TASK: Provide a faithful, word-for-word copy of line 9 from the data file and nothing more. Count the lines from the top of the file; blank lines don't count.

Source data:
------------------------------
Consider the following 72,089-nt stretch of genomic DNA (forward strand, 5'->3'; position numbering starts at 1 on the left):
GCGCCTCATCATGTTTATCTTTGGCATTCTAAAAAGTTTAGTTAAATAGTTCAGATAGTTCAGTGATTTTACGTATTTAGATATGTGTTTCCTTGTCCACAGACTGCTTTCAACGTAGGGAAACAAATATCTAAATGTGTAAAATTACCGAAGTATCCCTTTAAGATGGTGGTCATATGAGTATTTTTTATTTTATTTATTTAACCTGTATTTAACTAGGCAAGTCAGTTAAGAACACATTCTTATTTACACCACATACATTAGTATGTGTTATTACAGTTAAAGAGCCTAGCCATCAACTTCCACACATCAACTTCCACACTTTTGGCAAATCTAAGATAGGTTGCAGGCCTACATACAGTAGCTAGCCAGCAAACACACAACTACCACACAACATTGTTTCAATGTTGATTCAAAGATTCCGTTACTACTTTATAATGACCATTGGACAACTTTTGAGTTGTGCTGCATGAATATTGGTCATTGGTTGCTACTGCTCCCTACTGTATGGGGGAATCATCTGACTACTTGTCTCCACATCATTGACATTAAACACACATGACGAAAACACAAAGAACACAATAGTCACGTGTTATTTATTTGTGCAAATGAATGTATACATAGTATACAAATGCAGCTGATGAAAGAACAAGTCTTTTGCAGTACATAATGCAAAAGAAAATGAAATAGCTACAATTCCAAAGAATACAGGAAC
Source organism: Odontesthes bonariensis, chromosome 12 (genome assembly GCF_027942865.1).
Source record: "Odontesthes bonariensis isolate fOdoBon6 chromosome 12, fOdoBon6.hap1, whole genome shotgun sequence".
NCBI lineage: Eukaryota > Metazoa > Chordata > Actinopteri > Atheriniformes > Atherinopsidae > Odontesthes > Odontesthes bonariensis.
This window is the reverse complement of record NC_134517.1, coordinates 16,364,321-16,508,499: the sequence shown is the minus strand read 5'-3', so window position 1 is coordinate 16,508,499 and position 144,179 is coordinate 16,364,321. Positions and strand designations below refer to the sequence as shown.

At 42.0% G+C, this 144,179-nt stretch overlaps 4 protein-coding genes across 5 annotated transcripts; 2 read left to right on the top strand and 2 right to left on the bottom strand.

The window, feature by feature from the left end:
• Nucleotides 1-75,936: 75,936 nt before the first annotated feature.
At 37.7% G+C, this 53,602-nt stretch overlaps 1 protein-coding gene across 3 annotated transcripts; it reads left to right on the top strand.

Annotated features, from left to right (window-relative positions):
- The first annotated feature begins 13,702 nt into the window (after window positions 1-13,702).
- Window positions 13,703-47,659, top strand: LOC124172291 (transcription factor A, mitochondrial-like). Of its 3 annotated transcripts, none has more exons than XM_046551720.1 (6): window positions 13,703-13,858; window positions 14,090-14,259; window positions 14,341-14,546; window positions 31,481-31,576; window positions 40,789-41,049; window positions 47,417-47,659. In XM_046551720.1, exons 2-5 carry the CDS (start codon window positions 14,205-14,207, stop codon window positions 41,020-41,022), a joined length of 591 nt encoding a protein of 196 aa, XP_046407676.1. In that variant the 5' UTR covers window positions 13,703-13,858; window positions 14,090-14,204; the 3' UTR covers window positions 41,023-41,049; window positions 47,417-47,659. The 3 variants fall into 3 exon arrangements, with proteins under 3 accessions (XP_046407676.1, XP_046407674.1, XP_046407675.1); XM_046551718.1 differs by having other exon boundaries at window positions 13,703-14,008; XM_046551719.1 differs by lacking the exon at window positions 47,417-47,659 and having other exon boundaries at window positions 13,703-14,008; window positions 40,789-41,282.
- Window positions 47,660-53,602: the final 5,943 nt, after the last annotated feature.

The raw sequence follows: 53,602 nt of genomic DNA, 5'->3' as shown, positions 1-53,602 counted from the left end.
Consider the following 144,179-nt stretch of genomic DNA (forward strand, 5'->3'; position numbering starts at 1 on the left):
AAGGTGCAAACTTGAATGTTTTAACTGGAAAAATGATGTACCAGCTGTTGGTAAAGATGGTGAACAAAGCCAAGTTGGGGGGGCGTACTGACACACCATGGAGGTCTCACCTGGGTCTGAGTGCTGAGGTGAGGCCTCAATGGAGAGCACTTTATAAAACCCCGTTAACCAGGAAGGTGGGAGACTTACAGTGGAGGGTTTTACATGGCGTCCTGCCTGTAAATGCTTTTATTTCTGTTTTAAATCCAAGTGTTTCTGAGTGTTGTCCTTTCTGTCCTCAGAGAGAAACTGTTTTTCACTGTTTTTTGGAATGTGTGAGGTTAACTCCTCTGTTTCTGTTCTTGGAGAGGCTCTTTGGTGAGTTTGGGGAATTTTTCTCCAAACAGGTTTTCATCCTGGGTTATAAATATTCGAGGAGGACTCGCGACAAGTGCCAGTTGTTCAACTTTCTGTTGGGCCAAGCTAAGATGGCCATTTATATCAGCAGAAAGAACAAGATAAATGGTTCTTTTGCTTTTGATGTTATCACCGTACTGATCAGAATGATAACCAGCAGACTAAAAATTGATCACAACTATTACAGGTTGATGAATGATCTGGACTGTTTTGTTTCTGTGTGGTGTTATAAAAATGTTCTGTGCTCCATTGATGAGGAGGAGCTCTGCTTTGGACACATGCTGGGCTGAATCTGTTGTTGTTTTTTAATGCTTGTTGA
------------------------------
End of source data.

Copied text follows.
• Nucleotides 1-75,936: 75,936 nt before the first annotated feature.